"I wish my mom spent more time with me."
"I love it when I get to play games with my family."
These are actual things I've heard clients say. Guess the age?
They were middle school kids. I regularly hear kids ages 11-14 say things like that. Surprised? I was. We like to think kids don't want to be with their parents but that's not true. They need it. Regardless of age, they need time: one-on-one time as well as family time.
I've previously discussed family game night but, now, I want to discuss the importance of one-on-one time with your kids. When I say one-on-one, I mean parents, together, spending time with just one kid and each parent, separately, spending some time with just one kid. This can sound daunting especially if you have numerous children. My older sister has five children ranging from almost one to eleven years old and she and her husband manage to have one-on-one time with each of the kids. I love seeing how much her children enjoy this time (she takes pictures).
Here are some suggestions:
1. Plan a monthly "date". Each month one child picks something they want to do with both parents. Each month it is different child. Set up some boundaries based on things like what you can afford and how much time you have to spend. Make it worthwhile, though, and allow a few hours. Get a sitter for the other kids. Devote the scheduled time to the kid on the date. So, no calling the other kids, no checking your phone, etc. If you can swing doing more than one date a month (meaning with a date with a different child), go for it.
2. Engage in weekly one-on-one talks with each child. This can be just a few minutes but again devote the time to them. Both parents should do this, sometimes alone and sometimes together.
3. Find some activities that you can do around the house with each kid (or maybe even two kids). Examples include bike riding, taking care of the car, yard work, etc.
4. When you are out on a family outing, you can still get some one-on-one time. For example, if you are at a baseball game go to the concession stand with one kid to get snacks. Take that time to chat a little. Then later maybe you will take a different kid to the bathroom without the other kids.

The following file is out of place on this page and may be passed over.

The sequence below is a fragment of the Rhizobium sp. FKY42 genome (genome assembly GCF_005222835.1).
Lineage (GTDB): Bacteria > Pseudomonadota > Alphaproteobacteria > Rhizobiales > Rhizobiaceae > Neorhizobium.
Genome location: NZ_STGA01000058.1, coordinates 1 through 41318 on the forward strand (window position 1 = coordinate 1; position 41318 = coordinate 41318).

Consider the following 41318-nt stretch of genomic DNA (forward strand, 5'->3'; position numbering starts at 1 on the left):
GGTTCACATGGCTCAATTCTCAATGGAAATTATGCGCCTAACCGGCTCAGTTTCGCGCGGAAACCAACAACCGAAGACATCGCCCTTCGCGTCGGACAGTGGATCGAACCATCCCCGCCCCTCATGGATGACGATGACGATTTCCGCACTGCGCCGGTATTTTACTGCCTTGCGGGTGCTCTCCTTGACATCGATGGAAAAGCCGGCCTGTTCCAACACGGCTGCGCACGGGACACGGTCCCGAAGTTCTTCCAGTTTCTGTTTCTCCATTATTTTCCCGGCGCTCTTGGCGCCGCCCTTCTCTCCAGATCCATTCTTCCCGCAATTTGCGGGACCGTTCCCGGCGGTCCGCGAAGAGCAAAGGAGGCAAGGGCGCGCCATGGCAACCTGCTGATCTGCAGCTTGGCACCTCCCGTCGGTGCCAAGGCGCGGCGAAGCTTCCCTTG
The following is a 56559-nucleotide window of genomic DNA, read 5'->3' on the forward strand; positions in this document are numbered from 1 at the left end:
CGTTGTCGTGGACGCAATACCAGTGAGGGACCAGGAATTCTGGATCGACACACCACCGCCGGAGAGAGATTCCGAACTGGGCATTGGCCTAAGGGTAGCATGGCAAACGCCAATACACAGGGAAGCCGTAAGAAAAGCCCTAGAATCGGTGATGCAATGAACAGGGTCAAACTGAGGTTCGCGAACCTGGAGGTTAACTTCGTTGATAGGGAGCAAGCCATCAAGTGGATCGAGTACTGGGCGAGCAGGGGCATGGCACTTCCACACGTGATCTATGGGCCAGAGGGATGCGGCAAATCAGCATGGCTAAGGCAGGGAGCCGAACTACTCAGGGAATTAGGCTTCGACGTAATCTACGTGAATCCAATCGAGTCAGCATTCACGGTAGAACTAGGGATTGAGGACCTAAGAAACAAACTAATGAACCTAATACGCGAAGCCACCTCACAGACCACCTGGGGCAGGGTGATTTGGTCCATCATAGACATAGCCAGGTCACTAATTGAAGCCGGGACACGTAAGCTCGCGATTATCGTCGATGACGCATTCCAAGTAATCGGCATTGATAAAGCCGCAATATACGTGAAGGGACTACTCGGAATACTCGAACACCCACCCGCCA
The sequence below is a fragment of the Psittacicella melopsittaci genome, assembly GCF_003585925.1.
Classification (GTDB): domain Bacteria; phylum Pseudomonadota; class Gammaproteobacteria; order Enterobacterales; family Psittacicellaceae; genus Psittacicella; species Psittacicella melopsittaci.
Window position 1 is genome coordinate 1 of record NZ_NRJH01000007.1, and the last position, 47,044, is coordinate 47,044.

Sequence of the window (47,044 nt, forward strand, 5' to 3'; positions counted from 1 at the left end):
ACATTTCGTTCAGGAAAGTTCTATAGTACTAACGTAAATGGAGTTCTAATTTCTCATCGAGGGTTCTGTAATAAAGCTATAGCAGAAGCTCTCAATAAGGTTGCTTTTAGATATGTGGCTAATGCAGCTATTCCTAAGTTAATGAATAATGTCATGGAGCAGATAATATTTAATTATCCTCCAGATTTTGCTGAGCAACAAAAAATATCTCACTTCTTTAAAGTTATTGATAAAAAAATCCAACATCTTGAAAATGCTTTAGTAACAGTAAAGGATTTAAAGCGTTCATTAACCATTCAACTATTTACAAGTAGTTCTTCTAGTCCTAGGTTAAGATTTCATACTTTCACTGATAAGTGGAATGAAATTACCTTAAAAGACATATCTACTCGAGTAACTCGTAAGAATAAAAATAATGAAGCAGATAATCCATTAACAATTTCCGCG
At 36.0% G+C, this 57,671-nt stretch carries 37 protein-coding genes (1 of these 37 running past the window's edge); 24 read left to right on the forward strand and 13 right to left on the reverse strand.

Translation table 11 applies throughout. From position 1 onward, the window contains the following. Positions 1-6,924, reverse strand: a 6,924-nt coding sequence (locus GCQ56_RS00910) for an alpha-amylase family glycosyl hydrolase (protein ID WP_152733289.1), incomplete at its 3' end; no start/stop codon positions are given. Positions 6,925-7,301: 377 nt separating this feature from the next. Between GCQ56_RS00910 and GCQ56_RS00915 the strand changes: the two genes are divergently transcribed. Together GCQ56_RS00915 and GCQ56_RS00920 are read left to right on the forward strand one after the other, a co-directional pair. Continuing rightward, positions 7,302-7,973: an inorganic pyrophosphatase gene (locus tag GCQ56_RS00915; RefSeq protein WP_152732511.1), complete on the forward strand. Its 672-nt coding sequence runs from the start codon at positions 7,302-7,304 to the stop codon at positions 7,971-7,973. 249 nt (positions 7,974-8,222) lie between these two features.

A couple of warnings:
1. Try not to let your kids see you enjoying time with another kid way more than them. For example, you love fishing and your 12 year old loves fishing. For the last three weekends you and your 12 year old have gone fishing. Your 15 year old hates to fish but loves makeovers. By no means do I think you need to engage in three weekends of makeovers with her, but find a way to connect with her. It's a hit to her self esteem when a parent never seems to have "fun" with her but always with her brother.
2. Put some safe guards in place so that regular cancellations don't happen.
JENNIFER EULBERG, MA, LPC
Welcome Jennifer, our new blogger!
Jennifer is a counselor at Sandhill who specializes in depression, self-esteem, and grief & loss. Get to know Jennifer as she shares her perspectives on life, contemplates value themes, and offers gentle encouragement.
THANK YOU to Stefanie Pisarkiewicz, LPC for her blog contributions from November 2014 - February 2019!
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